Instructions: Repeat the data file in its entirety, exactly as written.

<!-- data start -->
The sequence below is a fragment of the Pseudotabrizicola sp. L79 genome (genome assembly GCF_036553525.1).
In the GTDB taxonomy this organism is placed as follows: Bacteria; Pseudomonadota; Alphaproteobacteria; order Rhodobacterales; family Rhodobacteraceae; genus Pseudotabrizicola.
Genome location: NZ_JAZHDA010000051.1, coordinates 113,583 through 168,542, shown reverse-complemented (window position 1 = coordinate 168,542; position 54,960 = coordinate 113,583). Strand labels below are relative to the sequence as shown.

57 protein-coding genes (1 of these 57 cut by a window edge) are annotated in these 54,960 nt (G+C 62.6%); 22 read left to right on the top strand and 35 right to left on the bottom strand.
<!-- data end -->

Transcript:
The sequence below is a fragment of the Pseudotabrizicola sp. L79 genome (genome assembly GCF_036553525.1).
In the GTDB taxonomy this organism is placed as follows: Bacteria; Pseudomonadota; Alphaproteobacteria; order Rhodobacterales; family Rhodobacteraceae; genus Pseudotabrizicola.
Genome location: NZ_JAZHDA010000051.1, coordinates 113,583 through 168,542, shown reverse-complemented (window position 1 = coordinate 168,542; position 54,960 = coordinate 113,583). Strand labels below are relative to the sequence as shown.

57 protein-coding genes (1 of these 57 cut by a window edge) are annotated in these 54,960 nt (G+C 62.6%); 22 read left to right on the top strand and 35 right to left on the bottom strand.